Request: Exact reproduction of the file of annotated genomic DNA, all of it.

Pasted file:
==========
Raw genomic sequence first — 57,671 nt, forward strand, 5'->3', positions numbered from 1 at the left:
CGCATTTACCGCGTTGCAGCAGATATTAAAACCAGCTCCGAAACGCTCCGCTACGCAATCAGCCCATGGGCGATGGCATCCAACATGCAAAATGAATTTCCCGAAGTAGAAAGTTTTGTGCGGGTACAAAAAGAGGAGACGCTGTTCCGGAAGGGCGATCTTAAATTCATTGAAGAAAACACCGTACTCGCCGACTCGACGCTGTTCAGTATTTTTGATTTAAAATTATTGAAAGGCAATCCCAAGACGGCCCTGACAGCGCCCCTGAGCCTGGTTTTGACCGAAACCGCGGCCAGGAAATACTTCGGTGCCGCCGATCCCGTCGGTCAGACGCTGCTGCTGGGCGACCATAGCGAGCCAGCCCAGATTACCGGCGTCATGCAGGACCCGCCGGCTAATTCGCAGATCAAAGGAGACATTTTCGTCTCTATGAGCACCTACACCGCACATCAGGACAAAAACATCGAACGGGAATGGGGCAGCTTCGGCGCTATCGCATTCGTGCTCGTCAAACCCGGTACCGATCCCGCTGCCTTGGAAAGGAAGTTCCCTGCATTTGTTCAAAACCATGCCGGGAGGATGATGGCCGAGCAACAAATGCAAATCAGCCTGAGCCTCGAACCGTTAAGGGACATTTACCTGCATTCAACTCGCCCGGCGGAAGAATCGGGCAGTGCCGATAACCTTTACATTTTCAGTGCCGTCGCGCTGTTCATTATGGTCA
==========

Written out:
Raw genomic sequence first — 57,671 nt, forward strand, 5'->3', positions numbered from 1 at the left:
CGCATTTACCGCGTTGCAGCAGATATTAAAACCAGCTCCGAAACGCTCCGCTACGCAATCAGCCCATGGGCGATGGCATCCAACATGCAAAATGAATTTCCCGAAGTAGAAAGTTTTGTGCGGGTACAAAAAGAGGAGACGCTGTTCCGGAAGGGCGATCTTAAATTCATTGAAGAAAACACCGTACTCGCCGACTCGACGCTGTTCAGTATTTTTGATTTAAAATTATTGAAAGGCAATCCCAAGACGGCCCTGACAGCGCCCCTGAGCCTGGTTTTGACCGAAACCGCGGCCAGGAAATACTTCGGTGCCGCCGATCCCGTCGGTCAGACGCTGCTGCTGGGCGACCATAGCGAGCCAGCCCAGATTACCGGCGTCATGCAGGACCCGCCGGCTAATTCGCAGATCAAAGGAGACATTTTCGTCTCTATGAGCACCTACACCGCACATCAGGACAAAAACATCGAACGGGAATGGGGCAGCTTCGGCGCTATCGCATTCGTGCTCGTCAAACCCGGTACCGATCCCGCTGCCTTGGAAAGGAAGTTCCCTGCATTTGTTCAAAACCATGCCGGGAGGATGATGGCCGAGCAACAAATGCAAATCAGCCTGAGCCTCGAACCGTTAAGGGACATTTACCTGCATTCAACTCGCCCGGCGGAAGAATCGGGCAGTGCCGATAACCTTTACATTTTCAGTGCCGTCGCGCTGTTCATTATGGTCA